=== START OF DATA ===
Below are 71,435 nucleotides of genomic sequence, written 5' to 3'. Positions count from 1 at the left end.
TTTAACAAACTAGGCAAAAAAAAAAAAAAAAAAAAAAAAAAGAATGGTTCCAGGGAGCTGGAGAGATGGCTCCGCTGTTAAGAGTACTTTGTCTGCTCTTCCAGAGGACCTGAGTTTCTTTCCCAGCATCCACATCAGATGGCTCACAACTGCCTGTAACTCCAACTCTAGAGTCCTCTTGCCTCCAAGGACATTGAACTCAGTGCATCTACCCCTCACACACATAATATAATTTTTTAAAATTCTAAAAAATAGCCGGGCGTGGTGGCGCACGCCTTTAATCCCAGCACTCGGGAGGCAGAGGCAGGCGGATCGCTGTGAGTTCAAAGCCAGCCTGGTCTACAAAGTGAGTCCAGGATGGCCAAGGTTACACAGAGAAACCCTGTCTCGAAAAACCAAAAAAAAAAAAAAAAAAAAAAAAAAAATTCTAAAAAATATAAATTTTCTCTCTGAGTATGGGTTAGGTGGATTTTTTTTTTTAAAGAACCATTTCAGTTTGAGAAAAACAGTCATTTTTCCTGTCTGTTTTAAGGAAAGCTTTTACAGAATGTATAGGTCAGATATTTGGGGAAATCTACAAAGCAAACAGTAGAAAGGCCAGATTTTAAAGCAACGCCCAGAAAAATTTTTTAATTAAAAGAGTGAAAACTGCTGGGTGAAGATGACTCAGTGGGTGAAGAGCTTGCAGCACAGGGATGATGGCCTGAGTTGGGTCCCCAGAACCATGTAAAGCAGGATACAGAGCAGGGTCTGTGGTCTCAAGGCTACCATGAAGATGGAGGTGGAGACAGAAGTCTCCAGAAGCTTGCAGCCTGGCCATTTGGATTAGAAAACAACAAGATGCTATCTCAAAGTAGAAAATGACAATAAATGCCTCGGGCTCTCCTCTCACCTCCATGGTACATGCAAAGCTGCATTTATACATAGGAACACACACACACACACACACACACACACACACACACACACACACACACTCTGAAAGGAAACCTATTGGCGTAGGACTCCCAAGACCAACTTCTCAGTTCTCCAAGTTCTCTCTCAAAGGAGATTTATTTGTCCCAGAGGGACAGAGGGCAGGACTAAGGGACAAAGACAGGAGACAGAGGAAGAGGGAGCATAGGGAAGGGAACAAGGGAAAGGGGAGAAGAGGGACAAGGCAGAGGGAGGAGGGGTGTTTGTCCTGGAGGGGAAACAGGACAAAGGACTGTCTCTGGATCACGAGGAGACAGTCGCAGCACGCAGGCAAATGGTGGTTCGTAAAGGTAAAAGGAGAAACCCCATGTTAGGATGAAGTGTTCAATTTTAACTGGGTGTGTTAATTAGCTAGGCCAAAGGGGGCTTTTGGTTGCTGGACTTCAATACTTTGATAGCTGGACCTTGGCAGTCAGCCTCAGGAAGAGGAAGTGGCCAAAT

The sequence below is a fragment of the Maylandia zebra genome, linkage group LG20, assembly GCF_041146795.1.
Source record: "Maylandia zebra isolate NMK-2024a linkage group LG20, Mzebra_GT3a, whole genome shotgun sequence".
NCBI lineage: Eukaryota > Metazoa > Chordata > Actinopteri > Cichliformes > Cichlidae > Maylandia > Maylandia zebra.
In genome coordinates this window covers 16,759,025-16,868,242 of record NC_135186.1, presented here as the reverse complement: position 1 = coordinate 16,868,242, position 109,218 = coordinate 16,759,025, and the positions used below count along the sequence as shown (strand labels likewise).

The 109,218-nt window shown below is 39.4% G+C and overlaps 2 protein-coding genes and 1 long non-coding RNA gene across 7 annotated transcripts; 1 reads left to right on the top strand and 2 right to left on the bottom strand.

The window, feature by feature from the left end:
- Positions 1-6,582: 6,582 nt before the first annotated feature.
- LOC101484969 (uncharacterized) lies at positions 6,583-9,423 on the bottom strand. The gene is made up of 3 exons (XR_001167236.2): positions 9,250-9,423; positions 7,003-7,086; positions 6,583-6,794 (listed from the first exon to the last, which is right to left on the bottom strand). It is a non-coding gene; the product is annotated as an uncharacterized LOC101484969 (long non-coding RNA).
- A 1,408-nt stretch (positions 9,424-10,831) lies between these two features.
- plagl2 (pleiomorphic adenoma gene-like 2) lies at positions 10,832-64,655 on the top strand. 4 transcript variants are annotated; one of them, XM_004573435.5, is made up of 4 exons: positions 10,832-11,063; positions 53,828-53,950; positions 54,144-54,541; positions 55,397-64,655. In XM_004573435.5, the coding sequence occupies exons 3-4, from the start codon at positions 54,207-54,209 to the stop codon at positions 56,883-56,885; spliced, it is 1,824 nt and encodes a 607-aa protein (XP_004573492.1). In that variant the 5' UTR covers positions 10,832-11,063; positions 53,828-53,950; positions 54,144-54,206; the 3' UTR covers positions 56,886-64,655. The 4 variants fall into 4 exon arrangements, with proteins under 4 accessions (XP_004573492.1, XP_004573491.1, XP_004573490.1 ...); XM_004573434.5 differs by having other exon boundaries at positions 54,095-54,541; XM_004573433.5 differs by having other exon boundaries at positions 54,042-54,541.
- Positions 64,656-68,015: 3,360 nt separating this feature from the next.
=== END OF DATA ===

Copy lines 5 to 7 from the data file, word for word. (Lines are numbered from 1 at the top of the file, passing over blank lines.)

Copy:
NCBI lineage: Eukaryota > Metazoa > Chordata > Actinopteri > Cichliformes > Cichlidae > Maylandia > Maylandia zebra.
In genome coordinates this window covers 16,759,025-16,868,242 of record NC_135186.1, presented here as the reverse complement: position 1 = coordinate 16,868,242, position 109,218 = coordinate 16,759,025, and the positions used below count along the sequence as shown (strand labels likewise).

The 109,218-nt window shown below is 39.4% G+C and overlaps 2 protein-coding genes and 1 long non-coding RNA gene across 7 annotated transcripts; 1 reads left to right on the top strand and 2 right to left on the bottom strand.